We’ve gone to the dogs this week. Read on for the best pup-friendly restaurants, a connoisseur’s guide to Italian food in Philly, and a full block of restaurant news.

Speaking of Italian food: This weekend is the Italian Market Festival.

But first. A quiz: Critic Craig LaBan has been making the rounds lately with his dog, Buttercup. (No, she doesn’t go incognito, too.)

Guess her breed:

A) standard poodle

B) Norwegian elkhound

C) Great Dane mix rescue

D) Basenji

Click for the answer and to read her first Inquirer review.

📝 Send me tips, suggestions and questions here.

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Mike Klein

Philly’s 14 best dog-friendly restaurants

The pandemic has put outdoor dining into sharper focus, and where there is outdoor seating, there are dogs curled up at their owners’ feet. Take Buttercup LaBan, the pooch owned by critic Craig LaBan et famille. ”As long as there’s a bowl of fresh, cool water and a welcoming staff, she’s thrilled to keep us company rather than stress out alone at home,” writes Craig, who shares 14 of her favorite spots around the city.

Bark Social will combine coffee shop, bar, and dog park

More for dog lovers: Bark Social is a coffee house, a sports bar-restaurant, a dog park, and a retail store with locations in Bethesda and Baltimore. It’s headed to Manayunk later this year. Imagine having all that under one woof.

The best Italian food in Philly, according to Hoagie Dom

In search of great Italian food? Same here. We called upon Dominic Rocconi, a dude of exacting tastes, as anyone who has sampled his “Hoagie Dom” sandwich pop-ups can attest. He shares his favorite pasta, cannoli, gelato, Italian cocktails, and more with my colleague Jillian Wilson. This roast pork sandwich, by the way, is from Porcos on Washington Avenue. Says Rocconi: “The beauty of porchetta lies in its simplicity.”

What to expect at the 2022 Italian Market Festival

After a pandemic hiatus, the Italian Market Festival is back. There will be more than 40 spots to grab food, as well as alcoholic (Peroni, anyone?) and nonalcoholic drinks. It’s a great time to try Italian favorites from market mainstays: Expect Cappucio’s to be grilling sausages outside, Isgros to have cannoli, and Talluto’s to serve up macaroni and meatballs, reports colleague Michelle Myers. The Italian Market Festival will be held rain or shine on Ninth Street — from Wharton to Fitzwater Streets — on May 21 and 22 between 11 a.m. to 6 p.m. — here’s what you need to know.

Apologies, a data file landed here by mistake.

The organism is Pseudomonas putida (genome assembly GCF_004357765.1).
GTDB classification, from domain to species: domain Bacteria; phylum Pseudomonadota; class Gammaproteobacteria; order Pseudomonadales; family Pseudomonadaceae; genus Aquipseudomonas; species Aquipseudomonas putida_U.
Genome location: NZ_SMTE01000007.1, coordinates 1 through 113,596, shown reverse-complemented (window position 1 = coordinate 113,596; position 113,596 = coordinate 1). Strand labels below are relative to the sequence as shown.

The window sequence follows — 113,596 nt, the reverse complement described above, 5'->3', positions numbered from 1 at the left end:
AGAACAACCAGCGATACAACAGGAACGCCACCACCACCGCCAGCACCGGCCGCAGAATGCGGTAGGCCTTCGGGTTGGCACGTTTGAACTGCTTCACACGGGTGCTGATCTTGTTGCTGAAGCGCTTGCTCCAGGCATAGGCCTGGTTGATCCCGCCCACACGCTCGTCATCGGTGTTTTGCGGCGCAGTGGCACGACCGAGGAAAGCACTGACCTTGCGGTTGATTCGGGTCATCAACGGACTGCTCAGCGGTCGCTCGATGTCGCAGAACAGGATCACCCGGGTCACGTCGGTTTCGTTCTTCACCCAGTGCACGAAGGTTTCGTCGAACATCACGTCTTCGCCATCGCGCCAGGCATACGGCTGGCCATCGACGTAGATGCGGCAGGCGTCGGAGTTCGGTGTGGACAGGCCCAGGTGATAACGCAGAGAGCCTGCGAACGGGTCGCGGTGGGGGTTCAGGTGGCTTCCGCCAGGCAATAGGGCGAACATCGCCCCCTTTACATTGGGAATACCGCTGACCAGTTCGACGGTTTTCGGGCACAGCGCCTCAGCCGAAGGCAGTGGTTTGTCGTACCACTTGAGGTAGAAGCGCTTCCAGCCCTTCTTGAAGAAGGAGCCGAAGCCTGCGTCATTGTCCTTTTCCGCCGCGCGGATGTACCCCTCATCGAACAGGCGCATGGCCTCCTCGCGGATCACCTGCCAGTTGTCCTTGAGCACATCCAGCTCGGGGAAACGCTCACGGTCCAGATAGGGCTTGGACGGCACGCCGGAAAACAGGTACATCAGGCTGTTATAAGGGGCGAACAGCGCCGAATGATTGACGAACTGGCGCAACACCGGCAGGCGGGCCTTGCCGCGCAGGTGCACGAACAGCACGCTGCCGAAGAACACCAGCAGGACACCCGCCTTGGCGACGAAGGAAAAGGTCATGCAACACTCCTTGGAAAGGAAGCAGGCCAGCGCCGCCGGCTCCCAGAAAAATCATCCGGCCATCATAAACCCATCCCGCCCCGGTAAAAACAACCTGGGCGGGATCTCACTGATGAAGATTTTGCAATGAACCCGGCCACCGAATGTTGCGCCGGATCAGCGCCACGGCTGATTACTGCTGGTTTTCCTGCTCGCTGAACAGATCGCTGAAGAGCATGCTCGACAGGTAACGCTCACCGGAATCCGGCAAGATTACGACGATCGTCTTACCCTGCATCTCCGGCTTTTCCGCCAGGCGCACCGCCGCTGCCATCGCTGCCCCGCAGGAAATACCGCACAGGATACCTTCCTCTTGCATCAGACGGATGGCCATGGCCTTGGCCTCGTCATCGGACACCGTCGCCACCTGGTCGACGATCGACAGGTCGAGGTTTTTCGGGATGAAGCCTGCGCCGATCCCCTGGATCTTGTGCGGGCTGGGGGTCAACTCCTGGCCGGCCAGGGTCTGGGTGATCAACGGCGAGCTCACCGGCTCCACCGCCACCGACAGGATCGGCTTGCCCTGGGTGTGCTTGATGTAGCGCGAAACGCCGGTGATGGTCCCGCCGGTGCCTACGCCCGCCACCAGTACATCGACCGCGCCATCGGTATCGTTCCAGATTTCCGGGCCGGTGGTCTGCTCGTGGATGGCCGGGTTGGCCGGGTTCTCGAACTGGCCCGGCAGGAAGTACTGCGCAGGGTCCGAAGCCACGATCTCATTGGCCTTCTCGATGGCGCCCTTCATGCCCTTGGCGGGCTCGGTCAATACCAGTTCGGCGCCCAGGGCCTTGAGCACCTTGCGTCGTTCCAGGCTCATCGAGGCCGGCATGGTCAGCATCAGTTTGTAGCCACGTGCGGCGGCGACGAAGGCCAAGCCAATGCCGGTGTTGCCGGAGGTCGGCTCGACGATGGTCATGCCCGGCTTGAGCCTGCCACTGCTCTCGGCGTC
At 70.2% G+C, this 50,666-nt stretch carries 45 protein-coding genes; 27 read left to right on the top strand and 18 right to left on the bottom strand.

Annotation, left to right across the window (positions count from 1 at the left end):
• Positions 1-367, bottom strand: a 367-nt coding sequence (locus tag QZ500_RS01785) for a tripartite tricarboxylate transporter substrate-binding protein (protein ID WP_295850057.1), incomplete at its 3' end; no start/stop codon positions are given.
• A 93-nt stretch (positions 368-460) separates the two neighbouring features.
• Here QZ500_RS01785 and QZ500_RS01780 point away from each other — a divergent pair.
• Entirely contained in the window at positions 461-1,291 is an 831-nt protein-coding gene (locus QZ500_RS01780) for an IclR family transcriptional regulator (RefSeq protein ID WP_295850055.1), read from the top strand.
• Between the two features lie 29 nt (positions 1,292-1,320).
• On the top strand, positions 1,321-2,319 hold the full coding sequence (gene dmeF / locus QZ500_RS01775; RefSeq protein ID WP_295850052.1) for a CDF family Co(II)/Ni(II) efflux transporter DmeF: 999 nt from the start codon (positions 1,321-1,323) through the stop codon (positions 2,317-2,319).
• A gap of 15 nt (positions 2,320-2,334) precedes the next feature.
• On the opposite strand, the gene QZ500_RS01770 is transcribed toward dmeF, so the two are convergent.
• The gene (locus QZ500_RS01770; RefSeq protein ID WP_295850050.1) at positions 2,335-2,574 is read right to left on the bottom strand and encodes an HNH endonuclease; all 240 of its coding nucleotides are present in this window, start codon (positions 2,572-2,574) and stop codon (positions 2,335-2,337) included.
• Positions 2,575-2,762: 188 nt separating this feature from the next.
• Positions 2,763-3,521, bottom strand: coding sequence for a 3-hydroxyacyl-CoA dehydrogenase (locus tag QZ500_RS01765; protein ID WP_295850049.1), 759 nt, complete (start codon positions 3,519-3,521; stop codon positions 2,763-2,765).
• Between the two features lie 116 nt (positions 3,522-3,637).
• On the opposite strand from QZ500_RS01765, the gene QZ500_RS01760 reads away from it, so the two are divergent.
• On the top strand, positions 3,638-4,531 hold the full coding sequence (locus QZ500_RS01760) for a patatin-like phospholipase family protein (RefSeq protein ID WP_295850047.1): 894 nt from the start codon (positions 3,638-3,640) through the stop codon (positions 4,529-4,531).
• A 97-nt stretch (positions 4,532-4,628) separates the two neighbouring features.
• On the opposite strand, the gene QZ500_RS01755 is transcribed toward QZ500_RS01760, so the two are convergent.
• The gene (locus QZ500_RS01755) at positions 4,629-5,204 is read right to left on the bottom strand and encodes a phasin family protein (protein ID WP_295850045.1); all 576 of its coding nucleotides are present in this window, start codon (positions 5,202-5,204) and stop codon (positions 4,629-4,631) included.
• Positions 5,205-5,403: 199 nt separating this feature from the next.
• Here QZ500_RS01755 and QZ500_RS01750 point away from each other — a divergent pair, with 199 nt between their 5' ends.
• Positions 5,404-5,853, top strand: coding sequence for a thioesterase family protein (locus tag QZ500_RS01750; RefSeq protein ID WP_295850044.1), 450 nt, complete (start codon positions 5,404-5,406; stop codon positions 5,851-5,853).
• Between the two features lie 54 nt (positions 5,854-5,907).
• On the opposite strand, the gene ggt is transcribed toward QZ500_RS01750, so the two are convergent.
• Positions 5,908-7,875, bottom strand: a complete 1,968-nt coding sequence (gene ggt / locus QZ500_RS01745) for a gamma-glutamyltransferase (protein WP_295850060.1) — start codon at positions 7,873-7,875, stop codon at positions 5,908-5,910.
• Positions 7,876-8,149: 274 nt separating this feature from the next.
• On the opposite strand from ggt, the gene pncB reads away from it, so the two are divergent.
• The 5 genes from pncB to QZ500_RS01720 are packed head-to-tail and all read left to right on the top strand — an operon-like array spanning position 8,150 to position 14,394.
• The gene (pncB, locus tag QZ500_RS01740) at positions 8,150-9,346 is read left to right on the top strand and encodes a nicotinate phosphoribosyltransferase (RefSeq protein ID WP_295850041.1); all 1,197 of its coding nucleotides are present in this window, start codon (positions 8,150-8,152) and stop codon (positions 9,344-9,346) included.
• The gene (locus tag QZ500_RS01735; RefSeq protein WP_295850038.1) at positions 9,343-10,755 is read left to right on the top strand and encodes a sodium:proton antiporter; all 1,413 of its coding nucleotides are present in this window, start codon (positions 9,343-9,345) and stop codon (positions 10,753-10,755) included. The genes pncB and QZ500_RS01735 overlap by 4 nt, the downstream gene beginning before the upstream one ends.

Spring produce: Get it while it’s fresh

Spring in the Philadelphia area brings a short window of tasty crops, reports contributor Nick DeSimone. You fans of chives, mint, alfalfa sprouts, watercress, radishes, peas, lettuces, and asparagus are in for a treat shortly. We’ll show you what to look for at the market, and how to serve it.

Restaurant report

Felicia Wilson is a social worker who opened three day-care centers along the way. But at 44, she’s following her love of food into the restaurant business.

May 18 marks the debut of Amina, her lounge-restaurant 104 Chestnut St. in Old City, with a bold-gold interior inspired by an ancient warrior goddess of Nigeria. (We old-timers will remember the spot as the Mexican Post.)

Wilson, who lives in Cheltenham with husband Shawn Bell and their four children, brought in Darryl Harmon, a former longtime chef at the Water Works, to do a Southern menu (braised oxtails topped with morel mushroom demi; a gumbo of Anson Mills Carolina Gold rice, shrimp, crab, oysters, chicken wings; and spicy chicken sausage, and shrimp po’boy cheesesteak), some with African influence (peri peri sticky wings, Nigerian hot chicken). Full bar includes signature cocktails; brunch and lunch are on the way.

Amina, 104 Chestnut St. Hours: 4-10 p.m. Tuesday-Thursday, 4-11 p.m. Friday and Saturday, and 4-9 p.m. Sunday.

Restaurant news

Do not adjust your screen. This bubbling cocktail is part of the highly entertaining experience at the soon-to-open Cauldron Magical Pub, at 1305 Locust St. Last week, I checked outthe New York City location, where patrons wear witch’s hats, wave functional magic wands, and create their own alcoholic and nonalcoholic potions under the tutelage of costumed bartenders. Stay tuned for my article.

Paulie Gee’s, the Brooklyn pizza heavyweight, is getting very close nearby with Paulie Gee’s Soul City Slice, a retro parlor at 412 S. 13th St., the former Amis.